To support the community, one must actually be immersed within the community.
Over the years, Nike has managed to not only be fully committed to the areas that they serve, but it goes far beyond just the storefront.
Since the inception of its Blue Ribbon Sports store in 1967, the leading athletic brand has been a destination for product, expert advice, and most importantly, community.
“We think about everyone that has touched or experienced Nike,” Vanessa Garcia-Brito, VP of North America Communications at Nike told AfroTech in regards to what community means to the brand. “I think about family, people, our neighborhoods.”
Continuing on its Black Community Commitment, Nike, alongside Converse, the Jordan Brand and Micheal Jordan, will keep investing in local organizations that are dedicated to advancing equality throughout several U.S. cities, especially the place where it all started nearly 50 years ago — Los Angeles, CA.
As the brand commemorates 50 years in the LA community, they continue to elevate the people who will shape the future.
“When you look at a kid, and everybody’s looking at a kid, you’re cheering for the same person,” Garcia-Brito continued. “That is a unifying emotion and a unifying experience and then we build from that. We ask ourselves questions like ‘What experiences are they having for their people? What are the organizations that are backing them up? How do we participate in that ecosystem?’ And sport can be such a leveling opportunity. So, I think about how do we bring community through sport?”
More Than Just A Storefront
As the birthplace of Nike retail, LA is home to 10 Nike stores that all reflect the diverse passions and perspectives of their respective communities.
From soccer players in Watts to yogis at The Grove, each store is tailored to the interests that keep those areas alive and thriving.
Stores like the East Los Angeles Community Store were specifically created to support both the neighborhood and its people.
With the Nike Community Ambassador program, the company trains its store athletes to become volunteer youth coaches within the community, in turn, providing local children with positive experiences in sport and play.
The store also directly invests in East LA through grants tailored specifically to nonprofits helping to level the playing field.
Investing In The Community
As a part of Nike, Inc’s $140 million Black Community Commitment pledge made in June 2020, to invest in organizations with a focus on social justice, education innovation, and economic opportunity for Black people, the latest round of investments includes awarding 54 national and local organizations a combined $7.75 million in grants.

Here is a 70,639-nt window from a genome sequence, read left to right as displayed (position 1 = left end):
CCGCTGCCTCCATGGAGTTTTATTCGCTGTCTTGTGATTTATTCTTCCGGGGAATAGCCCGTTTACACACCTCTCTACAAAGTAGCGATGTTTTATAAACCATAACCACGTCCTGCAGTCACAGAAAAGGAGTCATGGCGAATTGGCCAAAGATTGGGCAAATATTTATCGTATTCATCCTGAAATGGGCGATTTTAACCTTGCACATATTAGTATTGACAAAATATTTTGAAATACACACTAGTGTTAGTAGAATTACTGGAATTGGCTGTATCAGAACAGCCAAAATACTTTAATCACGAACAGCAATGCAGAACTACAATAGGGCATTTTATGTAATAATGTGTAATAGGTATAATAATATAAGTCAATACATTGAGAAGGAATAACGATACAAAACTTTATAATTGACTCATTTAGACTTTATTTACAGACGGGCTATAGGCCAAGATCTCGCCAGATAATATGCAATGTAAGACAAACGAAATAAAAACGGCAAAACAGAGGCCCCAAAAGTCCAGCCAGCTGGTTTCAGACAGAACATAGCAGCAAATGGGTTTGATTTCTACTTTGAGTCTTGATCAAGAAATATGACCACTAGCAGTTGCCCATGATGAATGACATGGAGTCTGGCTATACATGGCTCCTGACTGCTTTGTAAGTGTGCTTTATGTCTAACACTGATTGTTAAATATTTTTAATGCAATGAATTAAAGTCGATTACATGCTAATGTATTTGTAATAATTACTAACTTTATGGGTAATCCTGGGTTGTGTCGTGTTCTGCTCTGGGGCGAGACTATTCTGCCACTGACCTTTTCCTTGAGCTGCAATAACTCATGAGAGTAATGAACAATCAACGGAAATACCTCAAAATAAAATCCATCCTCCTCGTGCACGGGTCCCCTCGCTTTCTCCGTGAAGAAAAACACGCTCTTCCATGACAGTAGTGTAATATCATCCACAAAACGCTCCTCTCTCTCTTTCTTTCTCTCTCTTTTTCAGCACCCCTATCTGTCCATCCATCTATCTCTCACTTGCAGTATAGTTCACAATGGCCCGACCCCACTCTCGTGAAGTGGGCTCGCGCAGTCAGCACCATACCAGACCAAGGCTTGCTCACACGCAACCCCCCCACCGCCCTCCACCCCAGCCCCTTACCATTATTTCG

One of the 2022 grant recipients, the L.A. Jets Track Club, has offered access to the sport for Black youth across LA since 1973.
With an all-volunteer coaching staff, the club has managed to grow to a team of 185 athletes who compete at the highest level in the USA Track & Field program.
Over the years, the organization has produced hundreds of national champions and scholarship athletes showcasing how this sport creates opportunities beyond the track.
Nike has invested $35,000 into the L.A. Jets Track Club to not only support the youth runners involved in the club but to also strengthen the club and grow its academic program and athletes. They have also equipped its athletes with team footwear and apparel along with events held exclusively at Nike stores.
Other grant recipients at the national level include Son of A Saint, All Star Code, Big Brothers Big Sisters of America, and the Equal Justice Initiative.
Building A Better Future
Nike knows that the future of sport is not possible without the city of LA.
Whether it has been home to some of the best athletes the world has ever seen, including the late Kobe Bryant or tennis superstars, Venus and Serena Williams, or simply a place where the next sports sensation can have a dream, the brand realizes that it has a duty to encourage the next generation.
“Kids are part of the least active generation right now, not just in the U.S., but across the world. They’re just not always getting the opportunity to play or get access to the sport and that’s especially true in our Black and Brown communities,” said Garcia-Brito. “So, that’s what we talk about, we think about creating a future that is more equitable, more inclusive, where there is opportunity and access. We partner with the local organizations that are meaningful in the communities because it does have to be meaningful to exalt where you live, where you play, where your family is. So, we’re looking at it through the lens of today and what’s in front of you, but also additive because we don’t want these issues and challenges that we’re facing today to be the same ones that the next generation is experiencing.”
Click here to learn more about the Nike Black Community Commitment.